Britain’s second busiest airport reopened on a limited basis Friday.
Gatwick Airport shut down late Wednesday after drone sightings forced officials to cancel flights, disrupting the travel plans of hundreds of thousands of holiday travelers.
Chris Woodroofe, Gatwick’s chief operating officer, advised passengers to “check with their airline on each of those flights that they’re intending to get, to establish whether it’s one of the flights that’s being operated or one of the flights that’s being canceled, before they come to the airport.”
Threat of collision
Sussex Police Chief Steve Barry said the number of drone sightings at Gatwick has been “unprecedented,” but police have “a number of options” to help to deal with the disruptions.
Woodroofe told the BBC’s Today Program that the situation at Gatwick has highlighted that airports are ill-prepared to deal with drones.
Sussex Police Superintendent Justin Burtenshaw said earlier this week, “Each time we believe we get close to the operator, the drone disappears. When we look to reopen the airfield, the drone reappears.” He said the newer-generation drones are bigger and have more range, making it harder for police to locate the person controlling the device.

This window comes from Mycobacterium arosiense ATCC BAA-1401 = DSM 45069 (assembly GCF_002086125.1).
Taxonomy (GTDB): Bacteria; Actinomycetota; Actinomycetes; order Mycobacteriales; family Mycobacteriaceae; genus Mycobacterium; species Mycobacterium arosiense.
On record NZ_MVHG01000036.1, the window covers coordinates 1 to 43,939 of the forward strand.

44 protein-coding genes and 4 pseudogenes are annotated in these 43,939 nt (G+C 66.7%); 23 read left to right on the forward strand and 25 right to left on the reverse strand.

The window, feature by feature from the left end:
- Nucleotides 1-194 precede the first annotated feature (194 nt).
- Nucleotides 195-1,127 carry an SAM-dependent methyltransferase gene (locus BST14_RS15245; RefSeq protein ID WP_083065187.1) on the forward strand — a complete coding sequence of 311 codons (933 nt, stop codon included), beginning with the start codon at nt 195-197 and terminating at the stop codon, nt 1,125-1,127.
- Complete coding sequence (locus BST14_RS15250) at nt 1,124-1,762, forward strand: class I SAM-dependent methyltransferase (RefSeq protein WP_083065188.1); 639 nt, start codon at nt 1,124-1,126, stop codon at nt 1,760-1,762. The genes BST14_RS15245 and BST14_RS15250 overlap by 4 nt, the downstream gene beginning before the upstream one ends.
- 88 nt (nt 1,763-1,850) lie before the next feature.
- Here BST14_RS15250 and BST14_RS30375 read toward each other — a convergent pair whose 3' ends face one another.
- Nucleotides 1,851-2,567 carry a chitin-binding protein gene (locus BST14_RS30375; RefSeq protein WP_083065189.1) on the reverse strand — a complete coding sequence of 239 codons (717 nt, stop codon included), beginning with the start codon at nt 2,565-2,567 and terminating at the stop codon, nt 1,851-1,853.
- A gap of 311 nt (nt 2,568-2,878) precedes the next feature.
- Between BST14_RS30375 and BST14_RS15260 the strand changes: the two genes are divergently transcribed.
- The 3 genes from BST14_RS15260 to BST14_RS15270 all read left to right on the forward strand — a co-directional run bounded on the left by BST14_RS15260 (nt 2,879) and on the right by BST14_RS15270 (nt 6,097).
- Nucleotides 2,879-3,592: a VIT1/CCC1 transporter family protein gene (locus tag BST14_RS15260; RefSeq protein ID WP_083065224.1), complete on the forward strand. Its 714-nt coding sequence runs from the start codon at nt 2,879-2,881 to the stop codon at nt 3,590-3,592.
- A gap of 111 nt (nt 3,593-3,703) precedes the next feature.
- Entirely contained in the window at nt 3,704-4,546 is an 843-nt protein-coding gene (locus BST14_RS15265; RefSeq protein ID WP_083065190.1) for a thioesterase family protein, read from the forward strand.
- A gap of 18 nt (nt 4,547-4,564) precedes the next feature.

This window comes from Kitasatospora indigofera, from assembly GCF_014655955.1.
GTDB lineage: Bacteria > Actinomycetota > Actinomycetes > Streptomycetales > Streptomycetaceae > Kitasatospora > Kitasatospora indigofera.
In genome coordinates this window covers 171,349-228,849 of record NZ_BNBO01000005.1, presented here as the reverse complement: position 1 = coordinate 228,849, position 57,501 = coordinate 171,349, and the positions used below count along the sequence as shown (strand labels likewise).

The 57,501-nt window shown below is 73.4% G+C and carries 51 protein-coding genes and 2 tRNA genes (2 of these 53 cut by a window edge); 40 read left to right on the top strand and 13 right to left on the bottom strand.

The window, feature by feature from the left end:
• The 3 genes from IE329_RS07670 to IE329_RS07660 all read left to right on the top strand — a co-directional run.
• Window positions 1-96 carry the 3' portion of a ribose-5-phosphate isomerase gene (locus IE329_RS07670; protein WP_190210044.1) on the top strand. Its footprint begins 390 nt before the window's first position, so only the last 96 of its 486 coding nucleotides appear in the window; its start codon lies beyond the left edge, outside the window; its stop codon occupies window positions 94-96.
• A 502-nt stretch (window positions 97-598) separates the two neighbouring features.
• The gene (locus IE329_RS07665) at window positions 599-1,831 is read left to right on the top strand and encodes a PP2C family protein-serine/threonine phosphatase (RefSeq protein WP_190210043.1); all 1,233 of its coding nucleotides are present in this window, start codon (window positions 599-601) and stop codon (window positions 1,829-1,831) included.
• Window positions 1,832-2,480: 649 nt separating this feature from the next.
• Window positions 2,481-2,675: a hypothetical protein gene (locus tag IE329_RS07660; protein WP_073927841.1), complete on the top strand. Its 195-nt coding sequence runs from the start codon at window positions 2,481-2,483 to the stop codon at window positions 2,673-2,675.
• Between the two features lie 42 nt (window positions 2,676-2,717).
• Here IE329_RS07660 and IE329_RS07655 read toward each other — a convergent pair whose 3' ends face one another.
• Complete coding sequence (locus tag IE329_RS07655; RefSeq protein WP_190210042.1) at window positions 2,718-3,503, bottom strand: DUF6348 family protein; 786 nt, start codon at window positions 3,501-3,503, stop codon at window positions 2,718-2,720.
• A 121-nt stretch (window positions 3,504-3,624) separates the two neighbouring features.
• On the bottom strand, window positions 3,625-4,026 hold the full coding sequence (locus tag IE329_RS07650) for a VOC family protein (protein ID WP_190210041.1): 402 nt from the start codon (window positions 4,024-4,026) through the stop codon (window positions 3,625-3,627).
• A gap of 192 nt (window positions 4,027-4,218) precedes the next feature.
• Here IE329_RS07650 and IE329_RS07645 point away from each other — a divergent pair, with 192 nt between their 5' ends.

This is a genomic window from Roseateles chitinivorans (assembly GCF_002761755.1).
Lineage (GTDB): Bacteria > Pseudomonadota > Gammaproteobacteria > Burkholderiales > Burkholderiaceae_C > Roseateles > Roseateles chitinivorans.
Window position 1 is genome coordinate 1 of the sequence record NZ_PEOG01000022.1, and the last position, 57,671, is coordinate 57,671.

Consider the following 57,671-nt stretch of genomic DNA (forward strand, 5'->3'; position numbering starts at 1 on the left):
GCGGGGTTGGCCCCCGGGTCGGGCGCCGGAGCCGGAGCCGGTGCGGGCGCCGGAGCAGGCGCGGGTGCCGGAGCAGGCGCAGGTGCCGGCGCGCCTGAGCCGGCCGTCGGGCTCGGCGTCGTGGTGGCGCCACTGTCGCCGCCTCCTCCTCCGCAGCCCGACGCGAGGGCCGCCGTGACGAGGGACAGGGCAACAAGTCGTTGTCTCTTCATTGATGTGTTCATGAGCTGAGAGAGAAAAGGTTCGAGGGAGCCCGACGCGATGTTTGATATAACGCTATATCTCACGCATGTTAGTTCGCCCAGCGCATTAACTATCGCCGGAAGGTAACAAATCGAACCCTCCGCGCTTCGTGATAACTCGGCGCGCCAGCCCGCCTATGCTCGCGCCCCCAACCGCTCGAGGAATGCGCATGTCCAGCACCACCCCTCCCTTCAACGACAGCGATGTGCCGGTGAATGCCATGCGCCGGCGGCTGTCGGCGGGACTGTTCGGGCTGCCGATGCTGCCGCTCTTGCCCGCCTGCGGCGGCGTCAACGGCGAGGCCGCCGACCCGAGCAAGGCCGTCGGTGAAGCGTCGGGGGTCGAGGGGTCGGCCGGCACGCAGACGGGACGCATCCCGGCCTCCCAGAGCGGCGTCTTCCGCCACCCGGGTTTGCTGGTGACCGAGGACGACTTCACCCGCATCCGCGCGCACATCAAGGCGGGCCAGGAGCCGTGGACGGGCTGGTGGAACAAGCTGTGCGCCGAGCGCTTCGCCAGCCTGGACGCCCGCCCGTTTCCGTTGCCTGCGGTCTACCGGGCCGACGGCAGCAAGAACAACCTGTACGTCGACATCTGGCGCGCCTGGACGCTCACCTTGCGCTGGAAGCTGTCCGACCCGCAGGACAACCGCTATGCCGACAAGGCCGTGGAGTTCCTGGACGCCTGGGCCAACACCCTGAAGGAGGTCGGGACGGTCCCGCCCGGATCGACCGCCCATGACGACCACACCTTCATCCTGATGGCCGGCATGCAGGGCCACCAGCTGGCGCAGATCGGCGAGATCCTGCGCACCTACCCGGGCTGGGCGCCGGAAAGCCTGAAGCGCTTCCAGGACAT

Police said while they have no doubt the intrusion was a deliberate attempt to disrupt operations, there were “absolutely no indications to suggest this is terror-related.”
The shutdown at Gatwick, located about 45 kilometers south of London, affected flights at London’s main airport, Heathrow, as well as other hubs across Europe. Authorities diverted all incoming flights to alternate destinations, while all outgoing flights were grounded.
More than 43 million passengers a year travel through Gatwick.
Authorities haven’t released details about the drones being used except to characterize them as meeting “industrial specifications.”
The motive for the drone use isn’t clear. Police say there is no indication it is “terror related.”
The Associated Press contributed to this report.